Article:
Akin to medical professionals, some anthropologists believe that shamans do not have the ability to eliminate organic disorders but primarily attempt to restore emotional and psychosocial disharmony (e.g., Lizot 1998; Peters 1979). They interpret shamanistic healing as having a positive effect on a person’s psyche while the doctors treat the physical problem. ‘In Western medicine a distinction is made between what is physical and what is psychological. The Yanomami however do not view the body as separated from the “soul”’ (Alès and Chiappino 1985: 85). Such views, influenced by the Cartesian mind-body divide, fail to acknowledge that not all health problems that shamans confront are located in the psychosocial sphere and thus require social reintegration of a patient. As we have seen, shapori in their healing treatments also treat physical complaints such as fever, headache and body cramps. Mindful of the fact that a psychosomatic component may play an important role in ritual healing, I argue that most if not all illnesses, regardless of their underlying causes, have certain somatic manifestations through symptoms such as fever, headache and difficulty breathing, among others. They are primarily bodily experiences per se, which the shapori attempts to relieve. The following example of a shapori’s successful treatment of an ulcer after many failed attempts by doctors is significant because it challenges the aforementioned assumptions that shapori are not capable of curing physical ailments. Lay missionary Howard from Platanal told me that he was once suffering from a severe leg ulcer for about six months. Several doctors attempted to cure it to no avail. Finally, the ulcer disappeared after a shapori’s intervention. He showed me a round scar on his left leg where, according to him, there used to be a persistently infected hole. The doctor in charge of the clinic gave him some antibiotics and repeatedly sanitised the lesion without any curative success. The doctors in Caracas could not help him either. Finally, he approached several shapori, who all told him that the ulcer had been inflicted by the ghost (pore) of a man who drowned in the lagoon on the Orinoquito River – Orinoco’s right tributary situated further up from Platanal. He lives in the lagoon in an underwater cave and is guardian of the nearby Orinoquito rapids. Howard was astonished because he recalled swimming once in a lagoon near the Orinoquito rapids, despite some words of advice from the Yanomami of Hasupiwei-theri that he should have first asked the ghost guardian for permission. He dismissed their warnings and went swimming anyway. Be that as it may, the shapori he approached could not help but recommended that he see a prominent shapori from Ocamo, who subsequently managed to cure his ulcer. I asked him about the likelihood that the ulcer disappeared as a result of his body’s self-healing system, but he shook his head in negation. He was convinced that the shapori had cured him.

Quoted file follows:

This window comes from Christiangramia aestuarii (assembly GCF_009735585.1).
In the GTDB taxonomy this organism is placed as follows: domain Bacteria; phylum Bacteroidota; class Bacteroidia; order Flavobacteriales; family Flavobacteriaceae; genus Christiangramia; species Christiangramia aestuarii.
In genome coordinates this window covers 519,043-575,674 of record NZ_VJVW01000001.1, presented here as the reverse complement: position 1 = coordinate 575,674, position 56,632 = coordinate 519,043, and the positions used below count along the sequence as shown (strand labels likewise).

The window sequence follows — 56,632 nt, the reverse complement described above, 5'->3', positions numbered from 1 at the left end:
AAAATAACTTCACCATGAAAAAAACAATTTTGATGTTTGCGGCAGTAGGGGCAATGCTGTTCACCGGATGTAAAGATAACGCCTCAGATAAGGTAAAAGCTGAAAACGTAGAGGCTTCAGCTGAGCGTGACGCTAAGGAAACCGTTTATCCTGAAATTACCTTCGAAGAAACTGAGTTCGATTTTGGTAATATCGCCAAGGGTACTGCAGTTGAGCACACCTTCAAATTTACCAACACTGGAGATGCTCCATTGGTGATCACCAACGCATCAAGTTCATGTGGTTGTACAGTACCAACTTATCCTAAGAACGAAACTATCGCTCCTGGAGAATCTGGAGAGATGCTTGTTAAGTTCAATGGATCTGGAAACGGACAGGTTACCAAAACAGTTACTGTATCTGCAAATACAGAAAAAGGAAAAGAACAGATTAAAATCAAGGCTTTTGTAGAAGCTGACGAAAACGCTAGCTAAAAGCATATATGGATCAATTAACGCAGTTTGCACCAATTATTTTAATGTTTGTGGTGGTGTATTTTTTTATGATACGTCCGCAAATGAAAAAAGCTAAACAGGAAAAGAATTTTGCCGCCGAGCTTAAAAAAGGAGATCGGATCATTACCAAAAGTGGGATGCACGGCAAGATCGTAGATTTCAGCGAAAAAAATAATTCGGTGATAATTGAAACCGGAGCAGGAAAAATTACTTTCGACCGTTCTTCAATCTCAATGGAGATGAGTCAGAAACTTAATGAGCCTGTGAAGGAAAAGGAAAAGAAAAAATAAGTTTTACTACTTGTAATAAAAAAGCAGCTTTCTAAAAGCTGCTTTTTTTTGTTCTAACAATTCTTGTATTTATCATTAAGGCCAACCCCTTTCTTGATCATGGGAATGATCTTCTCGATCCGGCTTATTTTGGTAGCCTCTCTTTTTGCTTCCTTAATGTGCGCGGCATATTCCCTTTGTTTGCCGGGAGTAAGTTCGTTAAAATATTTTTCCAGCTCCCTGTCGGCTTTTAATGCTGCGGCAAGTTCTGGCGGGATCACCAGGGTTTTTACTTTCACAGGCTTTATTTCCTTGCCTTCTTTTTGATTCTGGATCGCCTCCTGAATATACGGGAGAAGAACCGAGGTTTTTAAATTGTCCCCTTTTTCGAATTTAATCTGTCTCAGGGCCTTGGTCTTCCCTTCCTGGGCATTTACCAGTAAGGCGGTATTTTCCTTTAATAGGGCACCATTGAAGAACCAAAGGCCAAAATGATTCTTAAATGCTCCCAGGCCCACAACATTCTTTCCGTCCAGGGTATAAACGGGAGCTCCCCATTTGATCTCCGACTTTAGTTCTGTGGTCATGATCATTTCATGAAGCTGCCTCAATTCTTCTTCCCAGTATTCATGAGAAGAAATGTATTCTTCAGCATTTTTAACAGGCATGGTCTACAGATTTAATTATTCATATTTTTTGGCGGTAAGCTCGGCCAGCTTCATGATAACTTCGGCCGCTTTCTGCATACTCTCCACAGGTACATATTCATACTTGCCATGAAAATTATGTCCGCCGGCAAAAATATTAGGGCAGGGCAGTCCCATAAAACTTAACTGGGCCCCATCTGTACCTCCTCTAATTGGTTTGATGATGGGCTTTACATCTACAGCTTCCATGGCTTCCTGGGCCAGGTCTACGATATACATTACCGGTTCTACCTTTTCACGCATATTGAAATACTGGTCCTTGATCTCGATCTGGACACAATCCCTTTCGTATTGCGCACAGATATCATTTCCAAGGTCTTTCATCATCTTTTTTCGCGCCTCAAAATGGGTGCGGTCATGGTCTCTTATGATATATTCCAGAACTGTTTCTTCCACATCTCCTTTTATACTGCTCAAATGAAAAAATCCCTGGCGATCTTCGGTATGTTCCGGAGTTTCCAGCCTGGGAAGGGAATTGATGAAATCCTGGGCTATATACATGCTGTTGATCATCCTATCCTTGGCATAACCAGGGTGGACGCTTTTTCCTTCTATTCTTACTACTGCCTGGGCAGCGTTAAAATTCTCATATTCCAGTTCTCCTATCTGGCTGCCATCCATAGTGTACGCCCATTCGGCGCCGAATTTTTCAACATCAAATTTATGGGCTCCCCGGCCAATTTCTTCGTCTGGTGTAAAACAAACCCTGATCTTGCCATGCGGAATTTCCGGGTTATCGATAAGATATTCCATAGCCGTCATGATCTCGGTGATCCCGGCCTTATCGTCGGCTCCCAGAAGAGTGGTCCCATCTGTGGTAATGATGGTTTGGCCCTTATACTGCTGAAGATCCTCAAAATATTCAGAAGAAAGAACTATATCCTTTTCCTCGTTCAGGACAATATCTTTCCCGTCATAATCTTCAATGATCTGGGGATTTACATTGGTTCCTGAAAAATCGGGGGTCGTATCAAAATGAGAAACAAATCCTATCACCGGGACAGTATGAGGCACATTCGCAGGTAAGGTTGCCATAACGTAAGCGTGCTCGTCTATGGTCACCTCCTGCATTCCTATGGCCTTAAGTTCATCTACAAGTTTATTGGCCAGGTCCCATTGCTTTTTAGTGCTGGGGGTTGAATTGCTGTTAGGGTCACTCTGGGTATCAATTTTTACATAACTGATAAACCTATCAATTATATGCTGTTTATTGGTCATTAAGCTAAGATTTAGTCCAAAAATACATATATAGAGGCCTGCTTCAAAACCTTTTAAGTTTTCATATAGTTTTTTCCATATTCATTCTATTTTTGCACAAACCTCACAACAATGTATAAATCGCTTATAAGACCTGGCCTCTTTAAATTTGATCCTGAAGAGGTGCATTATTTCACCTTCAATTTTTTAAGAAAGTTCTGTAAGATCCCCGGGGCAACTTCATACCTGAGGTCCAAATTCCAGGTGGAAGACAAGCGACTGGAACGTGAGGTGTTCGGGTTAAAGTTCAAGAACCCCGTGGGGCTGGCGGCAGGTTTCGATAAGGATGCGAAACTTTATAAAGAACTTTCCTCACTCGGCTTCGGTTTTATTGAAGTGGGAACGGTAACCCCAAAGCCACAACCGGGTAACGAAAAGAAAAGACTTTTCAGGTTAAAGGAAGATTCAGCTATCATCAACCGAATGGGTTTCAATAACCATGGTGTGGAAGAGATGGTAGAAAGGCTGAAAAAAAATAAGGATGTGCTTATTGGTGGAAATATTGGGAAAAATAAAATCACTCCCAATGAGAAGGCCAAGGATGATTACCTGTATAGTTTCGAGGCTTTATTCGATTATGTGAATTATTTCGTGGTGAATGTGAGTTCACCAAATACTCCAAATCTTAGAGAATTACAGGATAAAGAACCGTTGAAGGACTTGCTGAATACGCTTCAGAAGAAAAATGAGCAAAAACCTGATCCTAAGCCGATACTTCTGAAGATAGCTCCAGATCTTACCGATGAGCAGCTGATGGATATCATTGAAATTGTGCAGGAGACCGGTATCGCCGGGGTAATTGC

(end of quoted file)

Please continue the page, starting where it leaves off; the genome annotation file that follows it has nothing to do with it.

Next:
Shapori, for their part, generally appreciate a doctor’s ability to treat various types of wounds and abscesses and reduce fever and pain. With their holistic approach to health and healing, shapori do not see biomedicine as serious competition. On the contrary, in some instances when shapori are unable to help patients they send them to see the doctor, which shows that over the years the Yanomami have developed a certain degree of trust in them. By and large, they value medicaments, especially antipyretic and analgesic drugs because they bring quick relief. The shapori Makowë from Platanal once commented that tablets have the same effects as shamanism as they break down pain or excessive body heat. In fact, he sometimes told patients who were not seriously ill to take tablets because of their effectiveness in reducing fever or pain and therefore generating less work for him.

In conclusion, ever since the Venezuelan health authorities established a permanent medical presence in the Upper Orinoco region, the Yanomami shamans have been working alongside doctors. While their respective approaches bear lots of similarities they also contain some fundamental fundamentally profound epistemological and ontological differences. While both aim to cure and care for the sick, the main difference is in their respective worldviews. For the doctors, physical body is a primary locus of action while for the shapori, illness also has a socio-cosmic dimension. While shamans akin to doctors attempt to cure the body of a patient, they also attempt to restore socio-cosmic disharmony. In that regard, doctors and some anthropologists ascertain compare the work of shapori to psychotherapists. However, as I argued in this paper, most illnesses, regardless of their causes, have certain somatic manifestation of somatic symptoms such as fever, pain, and weakness, which shapori aim at relieving.